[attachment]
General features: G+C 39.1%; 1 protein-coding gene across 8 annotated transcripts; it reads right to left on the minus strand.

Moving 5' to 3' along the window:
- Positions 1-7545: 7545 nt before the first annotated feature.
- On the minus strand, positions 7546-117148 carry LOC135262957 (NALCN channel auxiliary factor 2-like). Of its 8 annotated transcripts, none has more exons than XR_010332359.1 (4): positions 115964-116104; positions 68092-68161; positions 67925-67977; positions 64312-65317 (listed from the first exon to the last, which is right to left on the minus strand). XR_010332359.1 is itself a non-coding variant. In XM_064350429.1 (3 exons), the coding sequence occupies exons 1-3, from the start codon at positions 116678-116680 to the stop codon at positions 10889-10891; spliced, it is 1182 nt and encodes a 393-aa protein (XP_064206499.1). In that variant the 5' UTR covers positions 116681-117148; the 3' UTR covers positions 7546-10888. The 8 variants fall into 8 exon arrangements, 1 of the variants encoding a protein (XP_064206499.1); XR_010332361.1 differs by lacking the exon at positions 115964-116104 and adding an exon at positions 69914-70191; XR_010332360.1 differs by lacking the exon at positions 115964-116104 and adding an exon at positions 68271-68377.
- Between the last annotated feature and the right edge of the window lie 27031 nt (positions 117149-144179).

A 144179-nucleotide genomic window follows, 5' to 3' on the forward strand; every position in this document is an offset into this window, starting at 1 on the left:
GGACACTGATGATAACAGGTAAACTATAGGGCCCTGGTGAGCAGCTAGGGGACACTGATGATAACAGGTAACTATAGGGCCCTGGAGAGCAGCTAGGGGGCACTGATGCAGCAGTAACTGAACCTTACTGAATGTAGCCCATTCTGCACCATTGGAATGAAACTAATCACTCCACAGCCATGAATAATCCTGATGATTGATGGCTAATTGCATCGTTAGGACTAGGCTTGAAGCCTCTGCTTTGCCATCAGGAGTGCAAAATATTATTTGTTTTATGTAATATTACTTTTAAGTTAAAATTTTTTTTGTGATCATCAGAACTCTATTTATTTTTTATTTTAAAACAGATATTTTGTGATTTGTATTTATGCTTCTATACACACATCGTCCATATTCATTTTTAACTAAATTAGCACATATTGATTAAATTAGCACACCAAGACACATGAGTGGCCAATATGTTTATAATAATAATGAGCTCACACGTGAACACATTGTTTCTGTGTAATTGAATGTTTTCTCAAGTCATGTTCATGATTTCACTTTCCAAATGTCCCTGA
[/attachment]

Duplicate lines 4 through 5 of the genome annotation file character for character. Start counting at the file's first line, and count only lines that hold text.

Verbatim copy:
- On the minus strand, positions 7546-117148 carry LOC135262957 (NALCN channel auxiliary factor 2-like). Of its 8 annotated transcripts, none has more exons than XR_010332359.1 (4): positions 115964-116104; positions 68092-68161; positions 67925-67977; positions 64312-65317 (listed from the first exon to the last, which is right to left on the minus strand). XR_010332359.1 is itself a non-coding variant. In XM_064350429.1 (3 exons), the coding sequence occupies exons 1-3, from the start codon at positions 116678-116680 to the stop codon at positions 10889-10891; spliced, it is 1182 nt and encodes a 393-aa protein (XP_064206499.1). In that variant the 5' UTR covers positions 116681-117148; the 3' UTR covers positions 7546-10888. The 8 variants fall into 8 exon arrangements, 1 of the variants encoding a protein (XP_064206499.1); XR_010332361.1 differs by lacking the exon at positions 115964-116104 and adding an exon at positions 69914-70191; XR_010332360.1 differs by lacking the exon at positions 115964-116104 and adding an exon at positions 68271-68377.
- Between the last annotated feature and the right edge of the window lie 27031 nt (positions 117149-144179).